Affiliated to the National Hamster Council
After keeping Chinese hamsters now for a number of years, I had recently decided to stop breeding them and not to replace my existing stock. The reason being that they are becoming extremely aggressive to each other. Also more and more people who buy pairs of Chinese as pets have to spilt them into singles as soon as they reach maturity.
However, I have recently purchased a book, The Encyclopaedia of Rabbits and Rodents by Esther Verhoef-Verhallen, which is an excellent book with lots of lovely photos. It was nice to see some different photos as most hamster books contain many pictures the same.
After reading the chapter on Chinese hamsters I was surprised to read that according to the author, one of the disadvantages of Chinese hamsters is that they are not particularly friendly towards their own kind and they have to live on their own just the same as Syrian hamsters do. She then goes on to say that they come into season every four days and should be mated in exactly the same way as Syrians.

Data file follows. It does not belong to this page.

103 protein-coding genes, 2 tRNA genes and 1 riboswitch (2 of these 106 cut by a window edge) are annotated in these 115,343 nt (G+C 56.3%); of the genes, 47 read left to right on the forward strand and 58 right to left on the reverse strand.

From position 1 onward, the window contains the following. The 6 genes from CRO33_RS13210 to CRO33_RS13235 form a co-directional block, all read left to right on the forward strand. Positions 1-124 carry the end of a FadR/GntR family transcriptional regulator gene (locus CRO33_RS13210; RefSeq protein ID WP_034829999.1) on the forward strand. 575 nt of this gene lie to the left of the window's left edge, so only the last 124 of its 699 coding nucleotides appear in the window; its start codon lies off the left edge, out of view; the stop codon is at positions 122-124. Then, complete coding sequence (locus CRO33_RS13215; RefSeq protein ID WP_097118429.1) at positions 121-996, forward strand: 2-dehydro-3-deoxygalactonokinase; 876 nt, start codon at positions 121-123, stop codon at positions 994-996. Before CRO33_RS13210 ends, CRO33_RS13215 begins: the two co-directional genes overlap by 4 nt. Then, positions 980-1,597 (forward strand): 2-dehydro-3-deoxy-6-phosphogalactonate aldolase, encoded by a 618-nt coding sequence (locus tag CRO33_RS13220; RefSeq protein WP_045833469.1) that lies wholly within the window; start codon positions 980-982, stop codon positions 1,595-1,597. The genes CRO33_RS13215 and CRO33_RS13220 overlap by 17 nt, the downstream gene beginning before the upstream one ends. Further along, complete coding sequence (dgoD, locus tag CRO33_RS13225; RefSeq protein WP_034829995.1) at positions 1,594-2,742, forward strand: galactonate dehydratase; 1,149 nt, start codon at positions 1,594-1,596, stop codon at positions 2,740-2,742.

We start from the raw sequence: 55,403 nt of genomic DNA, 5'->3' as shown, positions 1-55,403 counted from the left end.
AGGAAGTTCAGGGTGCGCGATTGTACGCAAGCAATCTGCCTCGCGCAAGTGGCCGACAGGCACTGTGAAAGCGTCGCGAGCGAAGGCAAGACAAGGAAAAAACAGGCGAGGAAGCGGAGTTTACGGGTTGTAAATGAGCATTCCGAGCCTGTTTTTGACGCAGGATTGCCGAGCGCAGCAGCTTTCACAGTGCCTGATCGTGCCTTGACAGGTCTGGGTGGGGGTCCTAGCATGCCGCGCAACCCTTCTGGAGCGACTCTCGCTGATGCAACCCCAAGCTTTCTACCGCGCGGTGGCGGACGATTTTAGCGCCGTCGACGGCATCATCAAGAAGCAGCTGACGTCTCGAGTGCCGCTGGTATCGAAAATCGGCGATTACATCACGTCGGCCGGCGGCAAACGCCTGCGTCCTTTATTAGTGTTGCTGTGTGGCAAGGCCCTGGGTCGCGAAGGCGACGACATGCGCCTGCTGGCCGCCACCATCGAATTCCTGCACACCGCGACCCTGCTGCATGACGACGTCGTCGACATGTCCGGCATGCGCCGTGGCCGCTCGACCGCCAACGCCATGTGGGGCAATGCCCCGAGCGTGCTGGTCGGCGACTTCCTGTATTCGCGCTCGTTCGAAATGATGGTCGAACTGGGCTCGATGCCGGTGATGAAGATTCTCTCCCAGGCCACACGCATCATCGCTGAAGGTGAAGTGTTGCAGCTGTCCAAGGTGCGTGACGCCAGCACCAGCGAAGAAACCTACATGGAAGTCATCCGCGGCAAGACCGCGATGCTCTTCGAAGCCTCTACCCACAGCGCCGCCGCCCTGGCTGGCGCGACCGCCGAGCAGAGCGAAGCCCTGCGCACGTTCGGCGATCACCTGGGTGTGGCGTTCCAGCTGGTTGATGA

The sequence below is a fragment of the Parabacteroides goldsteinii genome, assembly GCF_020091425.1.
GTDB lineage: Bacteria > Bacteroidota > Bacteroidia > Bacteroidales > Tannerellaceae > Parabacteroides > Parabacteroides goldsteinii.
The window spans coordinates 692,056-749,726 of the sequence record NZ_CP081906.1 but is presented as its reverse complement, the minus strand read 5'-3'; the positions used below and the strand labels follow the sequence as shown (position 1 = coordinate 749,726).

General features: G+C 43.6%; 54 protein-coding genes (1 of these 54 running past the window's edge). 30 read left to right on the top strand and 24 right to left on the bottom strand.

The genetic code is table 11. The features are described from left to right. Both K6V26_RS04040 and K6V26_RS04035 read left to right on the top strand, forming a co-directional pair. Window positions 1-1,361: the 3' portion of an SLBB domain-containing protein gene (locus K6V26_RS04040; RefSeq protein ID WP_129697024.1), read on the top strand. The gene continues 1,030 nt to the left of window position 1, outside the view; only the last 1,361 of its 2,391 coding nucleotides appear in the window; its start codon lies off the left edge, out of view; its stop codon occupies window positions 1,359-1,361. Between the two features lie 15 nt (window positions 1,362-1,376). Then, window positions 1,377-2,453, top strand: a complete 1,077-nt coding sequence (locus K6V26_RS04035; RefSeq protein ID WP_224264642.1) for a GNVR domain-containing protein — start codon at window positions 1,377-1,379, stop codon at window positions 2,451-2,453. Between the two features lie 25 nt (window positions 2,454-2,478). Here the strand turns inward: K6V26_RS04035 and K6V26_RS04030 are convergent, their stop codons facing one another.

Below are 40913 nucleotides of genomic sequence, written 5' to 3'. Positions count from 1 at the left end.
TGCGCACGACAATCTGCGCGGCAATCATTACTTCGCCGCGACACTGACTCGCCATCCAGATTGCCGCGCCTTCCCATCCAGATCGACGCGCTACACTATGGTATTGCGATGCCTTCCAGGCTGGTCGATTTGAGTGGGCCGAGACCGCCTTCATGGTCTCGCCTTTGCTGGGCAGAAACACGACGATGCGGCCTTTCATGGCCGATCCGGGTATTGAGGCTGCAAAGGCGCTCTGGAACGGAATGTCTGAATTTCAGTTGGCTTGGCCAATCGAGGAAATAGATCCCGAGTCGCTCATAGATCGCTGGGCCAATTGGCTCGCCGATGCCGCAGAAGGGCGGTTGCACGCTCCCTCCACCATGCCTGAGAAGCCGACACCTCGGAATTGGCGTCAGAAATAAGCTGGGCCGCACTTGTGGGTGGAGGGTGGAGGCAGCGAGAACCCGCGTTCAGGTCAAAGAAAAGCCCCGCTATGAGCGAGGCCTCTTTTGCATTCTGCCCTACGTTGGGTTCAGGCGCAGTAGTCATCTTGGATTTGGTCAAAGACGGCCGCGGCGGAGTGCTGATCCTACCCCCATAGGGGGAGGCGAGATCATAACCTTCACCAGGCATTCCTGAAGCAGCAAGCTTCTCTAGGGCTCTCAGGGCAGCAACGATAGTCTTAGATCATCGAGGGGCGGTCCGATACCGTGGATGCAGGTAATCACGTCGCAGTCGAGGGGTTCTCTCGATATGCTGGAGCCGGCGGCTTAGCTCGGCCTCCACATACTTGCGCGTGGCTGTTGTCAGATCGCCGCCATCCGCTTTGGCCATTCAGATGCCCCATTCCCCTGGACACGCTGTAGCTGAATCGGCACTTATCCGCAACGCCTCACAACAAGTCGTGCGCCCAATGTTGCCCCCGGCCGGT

Could this be the reason why, when they reach maturity they begin to fight, sometimes to the death. She says that because they belong to a different group of hamster, the long tailed hamster their characteristics are therefore different to the other dwarf species.
However, this does not explain how many people keep Chinese in colonies. Do they experience any problems with fighting?
I love my Chinese hamsters as they are so friendly and tame towards their human owners and I would like to hear other breeders comments.
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